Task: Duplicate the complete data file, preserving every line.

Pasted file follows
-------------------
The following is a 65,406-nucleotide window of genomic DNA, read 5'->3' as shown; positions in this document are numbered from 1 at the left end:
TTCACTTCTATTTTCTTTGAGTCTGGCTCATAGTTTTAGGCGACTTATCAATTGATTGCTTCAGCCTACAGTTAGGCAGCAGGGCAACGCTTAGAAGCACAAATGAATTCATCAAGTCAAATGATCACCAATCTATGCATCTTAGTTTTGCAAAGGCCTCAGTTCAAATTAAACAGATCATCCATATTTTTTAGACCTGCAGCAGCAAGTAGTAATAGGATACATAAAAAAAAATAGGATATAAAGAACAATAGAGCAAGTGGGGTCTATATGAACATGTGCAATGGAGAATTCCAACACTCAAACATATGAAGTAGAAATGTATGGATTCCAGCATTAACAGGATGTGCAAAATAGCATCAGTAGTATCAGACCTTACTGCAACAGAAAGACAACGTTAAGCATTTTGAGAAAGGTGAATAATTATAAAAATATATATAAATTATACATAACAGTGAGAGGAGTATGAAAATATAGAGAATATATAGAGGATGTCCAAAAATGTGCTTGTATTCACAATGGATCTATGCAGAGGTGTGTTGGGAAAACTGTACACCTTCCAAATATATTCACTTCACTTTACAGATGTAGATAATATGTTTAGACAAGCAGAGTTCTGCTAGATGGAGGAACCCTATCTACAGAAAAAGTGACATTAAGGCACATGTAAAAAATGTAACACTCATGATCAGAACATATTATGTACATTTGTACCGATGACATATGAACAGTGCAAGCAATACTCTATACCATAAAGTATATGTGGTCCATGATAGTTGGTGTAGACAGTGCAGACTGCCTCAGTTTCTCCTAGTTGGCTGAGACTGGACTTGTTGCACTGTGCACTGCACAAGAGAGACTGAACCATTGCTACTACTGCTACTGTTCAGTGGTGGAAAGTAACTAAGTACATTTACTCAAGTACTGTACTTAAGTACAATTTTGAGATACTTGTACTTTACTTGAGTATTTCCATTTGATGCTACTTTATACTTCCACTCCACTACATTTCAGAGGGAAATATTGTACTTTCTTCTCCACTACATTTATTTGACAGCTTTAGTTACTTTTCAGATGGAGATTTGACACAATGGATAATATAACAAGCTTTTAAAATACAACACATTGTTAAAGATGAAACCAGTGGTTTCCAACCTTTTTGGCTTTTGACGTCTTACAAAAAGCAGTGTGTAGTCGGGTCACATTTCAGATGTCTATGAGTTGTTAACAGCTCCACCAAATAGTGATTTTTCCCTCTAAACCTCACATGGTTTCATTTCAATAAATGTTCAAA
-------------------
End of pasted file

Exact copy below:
The following is a 65,406-nucleotide window of genomic DNA, read 5'->3' as shown; positions in this document are numbered from 1 at the left end:
TTCACTTCTATTTTCTTTGAGTCTGGCTCATAGTTTTAGGCGACTTATCAATTGATTGCTTCAGCCTACAGTTAGGCAGCAGGGCAACGCTTAGAAGCACAAATGAATTCATCAAGTCAAATGATCACCAATCTATGCATCTTAGTTTTGCAAAGGCCTCAGTTCAAATTAAACAGATCATCCATATTTTTTAGACCTGCAGCAGCAAGTAGTAATAGGATACATAAAAAAAAATAGGATATAAAGAACAATAGAGCAAGTGGGGTCTATATGAACATGTGCAATGGAGAATTCCAACACTCAAACATATGAAGTAGAAATGTATGGATTCCAGCATTAACAGGATGTGCAAAATAGCATCAGTAGTATCAGACCTTACTGCAACAGAAAGACAACGTTAAGCATTTTGAGAAAGGTGAATAATTATAAAAATATATATAAATTATACATAACAGTGAGAGGAGTATGAAAATATAGAGAATATATAGAGGATGTCCAAAAATGTGCTTGTATTCACAATGGATCTATGCAGAGGTGTGTTGGGAAAACTGTACACCTTCCAAATATATTCACTTCACTTTACAGATGTAGATAATATGTTTAGACAAGCAGAGTTCTGCTAGATGGAGGAACCCTATCTACAGAAAAAGTGACATTAAGGCACATGTAAAAAATGTAACACTCATGATCAGAACATATTATGTACATTTGTACCGATGACATATGAACAGTGCAAGCAATACTCTATACCATAAAGTATATGTGGTCCATGATAGTTGGTGTAGACAGTGCAGACTGCCTCAGTTTCTCCTAGTTGGCTGAGACTGGACTTGTTGCACTGTGCACTGCACAAGAGAGACTGAACCATTGCTACTACTGCTACTGTTCAGTGGTGGAAAGTAACTAAGTACATTTACTCAAGTACTGTACTTAAGTACAATTTTGAGATACTTGTACTTTACTTGAGTATTTCCATTTGATGCTACTTTATACTTCCACTCCACTACATTTCAGAGGGAAATATTGTACTTTCTTCTCCACTACATTTATTTGACAGCTTTAGTTACTTTTCAGATGGAGATTTGACACAATGGATAATATAACAAGCTTTTAAAATACAACACATTGTTAAAGATGAAACCAGTGGTTTCCAACCTTTTTGGCTTTTGACGTCTTACAAAAAGCAGTGTGTAGTCGGGTCACATTTCAGATGTCTATGAGTTGTTAACAGCTCCACCAAATAGTGATTTTTCCCTCTAAACCTCACATGGTTTCATTTCAATAAATGTTCAAA